The difference between high and low tide is very noticeable here.
The floating docks are anchored to poles, on which they slide up and down with the tide. Very clever. The two pictures below show the difference between low tide (left) and high tide (right). Note the red tip on the backgound of the first picture, which only just sticks out of the water in the second picture.
Wow! The gennakker made a dramatic improvement to our speed – helped well on the way by the southgoing tides. 13.5 knots over the ground, and current whirls in open waters.
Now we have made harbor, our first stop in the UK. We must fly a quarantine flag and guarantee that we do not have animals on board.
We will be heading straight for the first, the best pub we can find.
The island is a tourist mekka, and duty free. Small, narrow shopping straits and a slightly oldfashioned atmosphere. They really stick to their british nationality. Only british pounds are accepted – and even before we made it to harbor, we were hailed by another boat in open waters to change our recognition flag: “you are now in britsh waters”.
In stead of water locks into the harbors, which can be necessary with 9-10 meters tidal difference, the channel harbors have sills. This is a sort of doorsteps which lets the water in and out without a mechanism. The below picture shows how the water is let in as it it rises.
As a sailor, you have to be very aware of when you can pass a sill. You can’t see it at high tides! We prefer to moor outside of locks and sills, so as not to have tides be the only determining factor for when we leave.
We had a bit of a rough night, sailing towards Cherbourg. It was very foggy, and that was no joke – even though we were able to see the buoys etc. on the navigator screen. But we managed, and arrived at 2 a.m.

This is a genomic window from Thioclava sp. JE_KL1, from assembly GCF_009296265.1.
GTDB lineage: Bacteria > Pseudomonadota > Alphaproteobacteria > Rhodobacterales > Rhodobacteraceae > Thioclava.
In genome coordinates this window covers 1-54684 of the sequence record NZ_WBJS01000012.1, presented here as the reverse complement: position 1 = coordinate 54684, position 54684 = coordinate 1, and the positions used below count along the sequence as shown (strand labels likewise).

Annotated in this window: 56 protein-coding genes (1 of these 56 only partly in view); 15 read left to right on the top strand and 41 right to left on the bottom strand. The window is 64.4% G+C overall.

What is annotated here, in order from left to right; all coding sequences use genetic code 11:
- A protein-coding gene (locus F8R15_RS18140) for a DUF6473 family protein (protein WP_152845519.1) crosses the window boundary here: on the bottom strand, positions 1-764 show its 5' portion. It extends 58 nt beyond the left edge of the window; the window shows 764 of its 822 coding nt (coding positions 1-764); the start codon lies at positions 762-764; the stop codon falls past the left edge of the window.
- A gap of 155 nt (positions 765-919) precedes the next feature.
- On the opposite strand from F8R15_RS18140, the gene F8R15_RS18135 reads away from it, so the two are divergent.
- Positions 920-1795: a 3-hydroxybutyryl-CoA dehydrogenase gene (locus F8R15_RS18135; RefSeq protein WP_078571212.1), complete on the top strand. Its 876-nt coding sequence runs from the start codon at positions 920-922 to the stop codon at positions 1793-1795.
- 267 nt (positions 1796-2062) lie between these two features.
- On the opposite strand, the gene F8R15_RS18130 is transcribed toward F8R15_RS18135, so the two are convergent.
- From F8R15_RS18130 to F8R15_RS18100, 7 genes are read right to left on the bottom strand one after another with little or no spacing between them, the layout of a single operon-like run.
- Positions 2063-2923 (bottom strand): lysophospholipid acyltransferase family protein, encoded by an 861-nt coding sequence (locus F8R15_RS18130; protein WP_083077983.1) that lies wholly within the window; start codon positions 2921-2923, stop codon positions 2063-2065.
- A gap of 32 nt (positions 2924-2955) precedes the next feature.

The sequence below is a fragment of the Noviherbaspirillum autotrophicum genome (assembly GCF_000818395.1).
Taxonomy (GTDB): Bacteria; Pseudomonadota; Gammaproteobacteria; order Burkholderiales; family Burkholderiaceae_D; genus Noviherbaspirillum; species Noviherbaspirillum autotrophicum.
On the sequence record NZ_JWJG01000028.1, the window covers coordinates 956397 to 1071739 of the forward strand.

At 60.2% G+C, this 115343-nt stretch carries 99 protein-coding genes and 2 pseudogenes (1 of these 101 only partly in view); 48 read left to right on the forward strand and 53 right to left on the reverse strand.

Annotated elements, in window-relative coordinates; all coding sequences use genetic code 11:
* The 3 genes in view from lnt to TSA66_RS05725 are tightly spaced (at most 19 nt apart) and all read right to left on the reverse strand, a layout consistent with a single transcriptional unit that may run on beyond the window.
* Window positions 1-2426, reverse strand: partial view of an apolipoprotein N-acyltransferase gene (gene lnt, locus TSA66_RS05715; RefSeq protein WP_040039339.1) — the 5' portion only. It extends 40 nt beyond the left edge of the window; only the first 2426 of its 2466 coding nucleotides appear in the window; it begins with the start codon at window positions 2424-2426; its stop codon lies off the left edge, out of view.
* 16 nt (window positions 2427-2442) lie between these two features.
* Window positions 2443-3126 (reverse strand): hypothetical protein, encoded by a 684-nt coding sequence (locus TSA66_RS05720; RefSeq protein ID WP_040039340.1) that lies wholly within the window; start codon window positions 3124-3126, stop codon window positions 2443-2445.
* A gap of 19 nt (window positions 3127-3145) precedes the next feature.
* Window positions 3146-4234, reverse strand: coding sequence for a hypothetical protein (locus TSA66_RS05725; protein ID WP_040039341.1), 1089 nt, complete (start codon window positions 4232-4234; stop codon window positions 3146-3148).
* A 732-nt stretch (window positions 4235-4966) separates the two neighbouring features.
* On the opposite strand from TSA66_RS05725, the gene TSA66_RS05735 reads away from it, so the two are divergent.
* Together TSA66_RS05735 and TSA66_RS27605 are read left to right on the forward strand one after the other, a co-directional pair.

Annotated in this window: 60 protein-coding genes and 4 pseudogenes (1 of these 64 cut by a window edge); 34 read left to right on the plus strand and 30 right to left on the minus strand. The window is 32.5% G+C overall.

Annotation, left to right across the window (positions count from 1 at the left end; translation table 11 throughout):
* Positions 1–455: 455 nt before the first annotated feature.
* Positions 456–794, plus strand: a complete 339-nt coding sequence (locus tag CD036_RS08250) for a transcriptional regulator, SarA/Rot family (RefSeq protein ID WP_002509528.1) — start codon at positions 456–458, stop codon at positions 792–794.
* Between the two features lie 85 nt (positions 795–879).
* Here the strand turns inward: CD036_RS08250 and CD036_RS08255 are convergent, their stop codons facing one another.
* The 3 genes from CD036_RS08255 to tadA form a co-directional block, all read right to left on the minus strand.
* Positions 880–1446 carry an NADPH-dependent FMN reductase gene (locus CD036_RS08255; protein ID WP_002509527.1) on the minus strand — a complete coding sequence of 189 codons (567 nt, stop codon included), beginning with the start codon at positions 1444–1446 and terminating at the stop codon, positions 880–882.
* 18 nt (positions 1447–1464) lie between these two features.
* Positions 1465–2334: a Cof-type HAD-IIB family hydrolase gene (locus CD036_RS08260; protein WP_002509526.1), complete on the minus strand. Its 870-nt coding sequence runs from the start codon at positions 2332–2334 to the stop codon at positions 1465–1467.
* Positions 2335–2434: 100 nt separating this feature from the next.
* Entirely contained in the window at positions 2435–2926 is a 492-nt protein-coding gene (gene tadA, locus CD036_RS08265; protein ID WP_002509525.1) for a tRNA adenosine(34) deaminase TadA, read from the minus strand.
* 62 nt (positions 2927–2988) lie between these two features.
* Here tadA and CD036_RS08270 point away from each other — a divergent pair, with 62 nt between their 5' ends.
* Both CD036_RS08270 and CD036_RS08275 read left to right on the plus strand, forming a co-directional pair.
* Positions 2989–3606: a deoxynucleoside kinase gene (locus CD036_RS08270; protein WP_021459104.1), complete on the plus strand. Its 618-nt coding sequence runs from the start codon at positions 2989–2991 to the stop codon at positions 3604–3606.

In the showers this morning, the men met a sailor from Fåborg who had arrived from Le Havre shortly before us last night. In the midst of the strong fog he had lost his AIS signal (the signal showing other boats in the vicinity), so he wasn’t able to “see” any boats on the screen – nor in real-life due to the fog. That had not been fun.
Our voyage plans are for now entirely determined by the tides. After sleeping from 4 am, we have had a wonderful breakfast with fresh-baked bread and sunshine. We then left with the favorable currents at 11 am.
Leaving Cherbourg we could clearly see what the lights told through the fog and darkness last night – it is (or was) a very strongly guarded harbor, with a giant “banana” holding a strong fortress.
We have the gennakker back up, and are racing past all the myriad of other sailors leaving the harbor to catch the favorable tides, now the fastest boat on the water. Wonderful!!!
IT turned out that the knot and fitting on the halyard were perfectly sound – in strong contrast to the rope!
We are currently logging 9.5 knots towards our next stop on Guernsey. After Guernsey we plan for Roscoff, before the change of crew in Brest.
Before leaving Dieppe behind, a touch of the city’s history: Saturday they had “celebrated” the 75th anniversary for the first allied landing, which completely failed. The landing was Canadian led, and it cost the lives of 3000 allied soldiers. The city was still full of Canadian flags and veteran jeeps with elderly camouflage clothed men at the wheels.
We left Dieppe along the steep shores in a rainy mist. The coastline looks a bit like the Danish Stevns Klint, and through the mist it reminds us of an endless New York skyline.
The weather has now cleared up, and turned summer. There is oil on the water, almost entirely flat. We will be sailing on through the night, taking advantage of the nice clear weather and aiming for favourable tides when rounding the next coastal point.